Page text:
Behaviour 2019
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Investigating the Acoustic Directionality of Mouse Ultrasonic Vocalizations
Yichong Ma, Megan Warren, Joshua Neunuebel. University of Delaware, Newark, DE, United States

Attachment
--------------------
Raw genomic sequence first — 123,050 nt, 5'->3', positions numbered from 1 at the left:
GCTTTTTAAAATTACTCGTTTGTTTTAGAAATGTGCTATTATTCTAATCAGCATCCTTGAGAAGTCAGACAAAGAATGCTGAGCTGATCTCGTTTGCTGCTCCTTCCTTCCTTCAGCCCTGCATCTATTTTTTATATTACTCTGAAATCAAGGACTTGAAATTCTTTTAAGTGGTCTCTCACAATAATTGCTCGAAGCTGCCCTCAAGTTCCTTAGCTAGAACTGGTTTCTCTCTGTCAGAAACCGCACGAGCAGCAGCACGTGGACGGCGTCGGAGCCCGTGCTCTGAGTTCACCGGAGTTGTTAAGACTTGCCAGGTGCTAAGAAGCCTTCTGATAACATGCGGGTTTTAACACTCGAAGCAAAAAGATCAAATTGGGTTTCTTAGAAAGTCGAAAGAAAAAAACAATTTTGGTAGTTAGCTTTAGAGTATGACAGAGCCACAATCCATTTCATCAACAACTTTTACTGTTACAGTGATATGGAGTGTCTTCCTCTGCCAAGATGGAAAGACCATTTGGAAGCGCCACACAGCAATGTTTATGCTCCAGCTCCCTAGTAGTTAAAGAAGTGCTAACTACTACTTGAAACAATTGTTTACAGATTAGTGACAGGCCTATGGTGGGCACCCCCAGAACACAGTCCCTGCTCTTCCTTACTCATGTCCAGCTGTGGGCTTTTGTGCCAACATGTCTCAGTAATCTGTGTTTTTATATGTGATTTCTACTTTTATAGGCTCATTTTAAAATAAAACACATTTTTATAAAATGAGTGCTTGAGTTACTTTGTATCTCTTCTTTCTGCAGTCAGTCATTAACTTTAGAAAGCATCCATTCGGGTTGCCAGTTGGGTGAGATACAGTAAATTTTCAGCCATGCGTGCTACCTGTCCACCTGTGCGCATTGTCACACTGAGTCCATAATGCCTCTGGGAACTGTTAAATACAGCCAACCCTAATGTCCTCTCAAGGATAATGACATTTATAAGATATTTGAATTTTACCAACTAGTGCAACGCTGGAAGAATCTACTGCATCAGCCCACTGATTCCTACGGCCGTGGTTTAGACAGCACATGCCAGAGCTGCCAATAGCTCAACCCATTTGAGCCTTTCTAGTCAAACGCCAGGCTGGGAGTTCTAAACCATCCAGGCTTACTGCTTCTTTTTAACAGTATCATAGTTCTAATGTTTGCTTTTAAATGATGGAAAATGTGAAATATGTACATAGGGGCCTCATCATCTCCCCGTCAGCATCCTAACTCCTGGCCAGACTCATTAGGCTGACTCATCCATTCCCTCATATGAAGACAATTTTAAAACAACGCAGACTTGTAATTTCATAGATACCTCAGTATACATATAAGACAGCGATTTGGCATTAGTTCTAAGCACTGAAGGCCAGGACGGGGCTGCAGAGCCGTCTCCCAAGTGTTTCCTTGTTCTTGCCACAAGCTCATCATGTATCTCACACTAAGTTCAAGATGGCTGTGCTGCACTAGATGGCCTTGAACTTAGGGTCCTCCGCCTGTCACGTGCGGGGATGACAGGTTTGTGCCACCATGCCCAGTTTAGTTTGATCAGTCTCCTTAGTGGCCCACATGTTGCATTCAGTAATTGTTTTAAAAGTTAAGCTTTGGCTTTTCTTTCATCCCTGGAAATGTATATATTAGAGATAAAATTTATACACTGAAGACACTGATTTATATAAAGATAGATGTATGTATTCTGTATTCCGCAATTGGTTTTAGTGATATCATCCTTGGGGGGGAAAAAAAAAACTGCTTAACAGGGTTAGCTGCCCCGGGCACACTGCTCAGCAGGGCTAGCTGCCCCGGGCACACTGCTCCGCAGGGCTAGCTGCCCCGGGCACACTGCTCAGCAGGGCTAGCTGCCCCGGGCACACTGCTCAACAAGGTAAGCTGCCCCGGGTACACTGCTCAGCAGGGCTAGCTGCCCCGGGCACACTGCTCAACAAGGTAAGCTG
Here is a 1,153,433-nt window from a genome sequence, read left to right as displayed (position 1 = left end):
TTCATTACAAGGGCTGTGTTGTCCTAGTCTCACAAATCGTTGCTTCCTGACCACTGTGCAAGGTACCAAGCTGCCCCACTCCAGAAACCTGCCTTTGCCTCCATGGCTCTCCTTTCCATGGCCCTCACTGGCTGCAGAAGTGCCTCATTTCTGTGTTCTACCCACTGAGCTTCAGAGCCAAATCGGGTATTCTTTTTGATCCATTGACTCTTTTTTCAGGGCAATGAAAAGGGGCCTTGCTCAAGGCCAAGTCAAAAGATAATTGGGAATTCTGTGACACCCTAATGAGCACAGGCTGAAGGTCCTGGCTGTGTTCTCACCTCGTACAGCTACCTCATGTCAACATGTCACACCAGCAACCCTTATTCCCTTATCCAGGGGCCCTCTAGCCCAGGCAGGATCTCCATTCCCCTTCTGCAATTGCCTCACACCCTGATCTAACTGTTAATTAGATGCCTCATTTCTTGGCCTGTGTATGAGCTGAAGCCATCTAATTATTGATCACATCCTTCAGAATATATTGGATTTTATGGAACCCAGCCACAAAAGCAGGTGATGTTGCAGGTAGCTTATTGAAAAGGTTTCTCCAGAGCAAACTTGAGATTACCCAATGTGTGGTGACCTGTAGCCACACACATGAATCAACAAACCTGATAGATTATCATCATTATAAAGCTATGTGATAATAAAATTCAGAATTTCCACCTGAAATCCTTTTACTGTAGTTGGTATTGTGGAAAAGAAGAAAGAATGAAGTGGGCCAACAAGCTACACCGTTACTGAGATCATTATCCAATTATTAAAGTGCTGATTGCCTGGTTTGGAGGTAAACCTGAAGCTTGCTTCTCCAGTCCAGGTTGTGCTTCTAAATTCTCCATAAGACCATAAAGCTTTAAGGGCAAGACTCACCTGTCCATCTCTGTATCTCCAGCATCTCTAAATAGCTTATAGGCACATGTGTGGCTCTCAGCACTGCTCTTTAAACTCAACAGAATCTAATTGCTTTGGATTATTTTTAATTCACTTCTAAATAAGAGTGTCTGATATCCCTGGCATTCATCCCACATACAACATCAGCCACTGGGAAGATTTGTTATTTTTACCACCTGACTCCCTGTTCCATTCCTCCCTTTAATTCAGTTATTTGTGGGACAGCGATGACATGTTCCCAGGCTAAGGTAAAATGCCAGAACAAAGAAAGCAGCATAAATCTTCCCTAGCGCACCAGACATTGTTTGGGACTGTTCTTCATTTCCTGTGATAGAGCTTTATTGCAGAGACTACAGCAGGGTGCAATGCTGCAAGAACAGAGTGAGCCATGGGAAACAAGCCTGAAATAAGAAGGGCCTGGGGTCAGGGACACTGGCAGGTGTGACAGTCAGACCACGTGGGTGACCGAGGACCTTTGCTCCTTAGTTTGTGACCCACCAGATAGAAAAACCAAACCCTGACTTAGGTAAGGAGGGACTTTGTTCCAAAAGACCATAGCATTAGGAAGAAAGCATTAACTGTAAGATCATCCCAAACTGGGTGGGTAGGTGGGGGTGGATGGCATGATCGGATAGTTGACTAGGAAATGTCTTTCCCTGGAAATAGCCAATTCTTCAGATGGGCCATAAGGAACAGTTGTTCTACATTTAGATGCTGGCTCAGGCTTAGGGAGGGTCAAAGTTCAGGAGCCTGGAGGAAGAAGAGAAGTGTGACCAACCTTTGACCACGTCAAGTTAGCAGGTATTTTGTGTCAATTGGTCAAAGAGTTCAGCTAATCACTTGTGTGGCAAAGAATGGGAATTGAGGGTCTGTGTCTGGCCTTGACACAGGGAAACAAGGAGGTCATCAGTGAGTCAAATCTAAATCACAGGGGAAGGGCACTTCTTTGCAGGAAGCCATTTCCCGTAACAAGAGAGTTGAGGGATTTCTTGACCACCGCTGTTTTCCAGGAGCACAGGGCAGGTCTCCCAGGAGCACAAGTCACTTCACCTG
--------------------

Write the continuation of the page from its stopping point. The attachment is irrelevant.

Select members of the animal kingdom produce ultrasonic vocalizations (USVs) as a means of communication, navigation, or predation with the directionality of the signal facilitating the process. The utility and characteristics of mouse USVs, however, are less clear. Using an 8-channel microphone array, we recorded, localized, and assigned USVs to individual mice that were singly housed (n=29) or socially interacting (male-female dyads, n = 13; 4-mouse, mix-sex groups, n = 11). Males emitted a total of 3,675 (100%), 22,268 (84.48%), and 73,488 (82.05%) of the assigned vocalizations when in isolation, interacting with a female, or socializing in a group. By examining the relationship between the USV sound intensity on the eight microphones and the head directions of the mice, we observed that male mice consistently produced broadly directional USVs across all three contexts. USV intensity was the strongest in the direction the mouse was facing and weakened as the phase angle approached the opposite direction the mouse was facing. The results show that male mouse USV directionality is broadly tuned, and these sensory signals may convey information about the location of the vocalizer.